By New Times
By Connor Radnovich
By Robrt L. Pela and Amy Silverman
By Ray Stern
By Keegan Hamilton
By Matthew Hendley
By Monica Alonzo
By Monica Alonzo
When he isn't climbing, Weihenmayer does speaking engagements for a corporate fee of $7,500, and promotes his recently published book Touch the Top of the World. After a slide presentation and speech at Osborn Middle School, he is annoyed that Cherilla is dawdling. He wants to get to the climbing gym.
"See, the thing about climbing Everest is you got to train," Weihenmayer explains.
Originally from Connecticut, Weihenmayer met Cherilla after moving to Phoenix in 1993. Weihenmayer taught math and English at Phoenix Country Day School with Cherilla's wife. Weihenmayer moved to Colorado in 1997 to be closer to the mountains, but keeps in touch with his friends in the Valley. He got Cherilla into climbing, and together they have summitted several peaks, including six above 14,000 feet in Colorado, and Aconcagua in Argentina.
As he waits for Cherilla after the slide presentation, Osborn students approach Weihenmayer in awe. Seventh- and eighth-graders can be a tough crowd, but these kids are sold. They want to shake his hand and ask questions about mountain climbing.
"'Inspiration' is so overused -- I hate that word," he says. "As a blind mountain climber, I hear that word about a hundred times a day."
Weihenmayer says it's great that people are inspired by a blind climber. But he points out that only when paraplegics run marathons, or people without legs haul themselves up mountains do we see them in public view. He hopes that his feats will draw attention to the everyday challenges disabled people face.
"The general message is that with the right skills and opportunities, somebody who is blind can do whatever they want," Weihenmayer says. "Half the battle is other people's misperceptions."
At the Phoenix Rock Gym, Weihenmayer isn't so much shattering misperceptions as he is creating entirely new ones. The other climbers look surprised to see a German Shepherd in the gym, and even more surprised once they realize it's a seeing eye dog, and the guy working his way up the route is doing it in the dark. It's enough to humble even the most ego-driven rock jock.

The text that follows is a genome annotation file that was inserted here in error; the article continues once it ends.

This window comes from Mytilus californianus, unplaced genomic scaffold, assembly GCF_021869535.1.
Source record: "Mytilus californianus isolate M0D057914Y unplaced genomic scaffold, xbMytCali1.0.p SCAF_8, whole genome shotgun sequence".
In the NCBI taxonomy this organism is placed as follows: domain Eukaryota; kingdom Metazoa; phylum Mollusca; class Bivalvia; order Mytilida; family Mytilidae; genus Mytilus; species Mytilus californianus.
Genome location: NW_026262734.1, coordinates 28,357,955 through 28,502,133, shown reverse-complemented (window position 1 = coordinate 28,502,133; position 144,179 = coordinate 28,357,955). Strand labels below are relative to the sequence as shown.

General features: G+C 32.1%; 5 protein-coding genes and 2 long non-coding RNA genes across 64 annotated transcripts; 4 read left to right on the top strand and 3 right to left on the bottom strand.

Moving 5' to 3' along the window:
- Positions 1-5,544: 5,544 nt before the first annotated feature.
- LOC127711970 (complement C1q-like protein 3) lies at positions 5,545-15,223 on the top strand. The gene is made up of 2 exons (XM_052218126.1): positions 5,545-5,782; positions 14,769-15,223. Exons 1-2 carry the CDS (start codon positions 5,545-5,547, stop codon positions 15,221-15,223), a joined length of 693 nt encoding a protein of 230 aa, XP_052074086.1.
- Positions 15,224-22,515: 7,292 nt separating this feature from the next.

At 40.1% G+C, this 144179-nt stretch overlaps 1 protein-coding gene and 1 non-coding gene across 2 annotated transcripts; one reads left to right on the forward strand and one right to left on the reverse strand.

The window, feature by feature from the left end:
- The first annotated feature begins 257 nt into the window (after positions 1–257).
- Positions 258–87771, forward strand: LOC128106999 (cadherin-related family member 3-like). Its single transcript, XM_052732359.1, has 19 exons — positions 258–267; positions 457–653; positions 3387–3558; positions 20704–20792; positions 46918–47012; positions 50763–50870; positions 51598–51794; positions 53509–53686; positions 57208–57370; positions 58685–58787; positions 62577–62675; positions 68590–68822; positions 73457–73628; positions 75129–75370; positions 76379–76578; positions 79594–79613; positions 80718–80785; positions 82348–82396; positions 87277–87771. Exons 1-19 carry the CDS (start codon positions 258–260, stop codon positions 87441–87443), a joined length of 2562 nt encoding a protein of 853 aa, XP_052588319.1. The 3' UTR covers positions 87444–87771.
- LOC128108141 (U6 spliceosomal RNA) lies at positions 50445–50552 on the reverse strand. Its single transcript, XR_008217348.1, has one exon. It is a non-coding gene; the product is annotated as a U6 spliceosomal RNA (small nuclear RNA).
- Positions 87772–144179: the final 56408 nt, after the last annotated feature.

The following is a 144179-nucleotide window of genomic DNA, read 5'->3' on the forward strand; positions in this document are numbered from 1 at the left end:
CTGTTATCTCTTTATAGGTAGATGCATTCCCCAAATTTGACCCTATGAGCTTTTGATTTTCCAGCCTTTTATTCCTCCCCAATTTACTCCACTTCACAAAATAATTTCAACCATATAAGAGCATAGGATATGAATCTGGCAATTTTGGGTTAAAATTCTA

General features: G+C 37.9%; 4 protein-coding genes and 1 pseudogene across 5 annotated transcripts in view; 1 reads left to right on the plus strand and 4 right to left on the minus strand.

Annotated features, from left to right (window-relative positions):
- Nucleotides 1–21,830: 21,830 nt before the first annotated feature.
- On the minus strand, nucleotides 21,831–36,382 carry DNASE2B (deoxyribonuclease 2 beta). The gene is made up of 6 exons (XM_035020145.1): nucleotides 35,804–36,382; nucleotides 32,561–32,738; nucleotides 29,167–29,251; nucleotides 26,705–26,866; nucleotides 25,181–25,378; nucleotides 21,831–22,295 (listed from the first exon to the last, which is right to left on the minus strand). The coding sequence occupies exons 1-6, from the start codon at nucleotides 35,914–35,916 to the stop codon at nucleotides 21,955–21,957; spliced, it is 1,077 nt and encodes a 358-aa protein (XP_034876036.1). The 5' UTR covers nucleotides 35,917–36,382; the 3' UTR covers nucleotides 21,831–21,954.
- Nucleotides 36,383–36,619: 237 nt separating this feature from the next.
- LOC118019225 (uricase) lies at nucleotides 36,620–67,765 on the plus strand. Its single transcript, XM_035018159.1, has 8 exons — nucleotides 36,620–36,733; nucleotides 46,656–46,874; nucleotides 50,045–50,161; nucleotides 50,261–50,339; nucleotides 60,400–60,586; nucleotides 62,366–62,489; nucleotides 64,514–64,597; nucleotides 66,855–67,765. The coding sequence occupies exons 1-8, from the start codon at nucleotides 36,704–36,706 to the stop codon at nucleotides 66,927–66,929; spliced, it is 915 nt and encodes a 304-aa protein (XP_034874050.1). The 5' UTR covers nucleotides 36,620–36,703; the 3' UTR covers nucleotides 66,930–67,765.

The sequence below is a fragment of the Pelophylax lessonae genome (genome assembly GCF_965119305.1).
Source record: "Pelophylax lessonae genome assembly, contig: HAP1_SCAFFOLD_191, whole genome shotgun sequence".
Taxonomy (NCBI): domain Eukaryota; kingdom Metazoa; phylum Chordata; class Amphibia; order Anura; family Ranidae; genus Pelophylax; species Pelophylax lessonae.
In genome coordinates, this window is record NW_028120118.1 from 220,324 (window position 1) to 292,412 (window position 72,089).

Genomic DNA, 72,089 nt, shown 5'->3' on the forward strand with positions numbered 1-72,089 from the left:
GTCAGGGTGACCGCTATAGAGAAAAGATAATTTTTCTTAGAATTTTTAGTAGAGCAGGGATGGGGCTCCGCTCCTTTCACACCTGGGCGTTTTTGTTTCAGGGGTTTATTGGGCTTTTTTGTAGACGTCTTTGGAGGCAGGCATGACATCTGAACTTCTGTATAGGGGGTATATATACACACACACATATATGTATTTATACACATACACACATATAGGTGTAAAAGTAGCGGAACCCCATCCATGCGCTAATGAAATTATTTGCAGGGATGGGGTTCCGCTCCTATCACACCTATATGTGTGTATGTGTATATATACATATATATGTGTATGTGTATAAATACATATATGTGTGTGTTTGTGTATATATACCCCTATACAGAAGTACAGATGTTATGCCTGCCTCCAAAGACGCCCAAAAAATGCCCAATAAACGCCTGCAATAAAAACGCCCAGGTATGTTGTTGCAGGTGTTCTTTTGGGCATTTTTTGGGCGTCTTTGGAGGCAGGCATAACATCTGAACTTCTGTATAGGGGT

He ties into the rope with a swift figure-eight knot and approaches the climb. He runs his hands along the wall above his head in a sweeping motion to find the holds, and drags his feet to locate the next step up. It's the only characteristic that gives him away as a blind climber. Once he finds the hold, his technique is precise and fast. Weihenmayer pulls down hard, and doesn't take long to finish a route.
Cherilla says the only difference for him when climbing with a blind person is that he will give verbal cues to guide Weihenmayer to the next hold. But, Cherilla says, even if Weihenmayer gets off route, he has the physical skills to finish the climb.
"The thing that's hardest for me is just being his eyes when we're trekking in and out of places," Cherilla says. "Like when we were coming out of the Grand Canyon, I'd say, 'Step up, step down, shin banger right, shin banger left.' I have to stay totally focused."
Weihenmayer has been blind since age 13, when a disease called retinoscheses attacked his retinas. At 16, a group of sighted people took him rock climbing and opened the door to his passion for mountaineering.
But Weihenmayer is a well-rounded athlete. He also runs marathons, skydives, scuba dives and skis. He has received Connecticut's Most Courageous Athlete award, ESPN's award for courage in sports and the Distinguished Arizonan award, and he is an inductee into the National Wrestling Hall of Fame. His friends just call him "Super Blind."
Weihenmayer says some friends have pointed out that an Everest ascent might be pushing his limits.
"Some people have said it's a mistake to go to Everest," Weihenmayer says. "But maybe the kitchen is just too small. Or too big."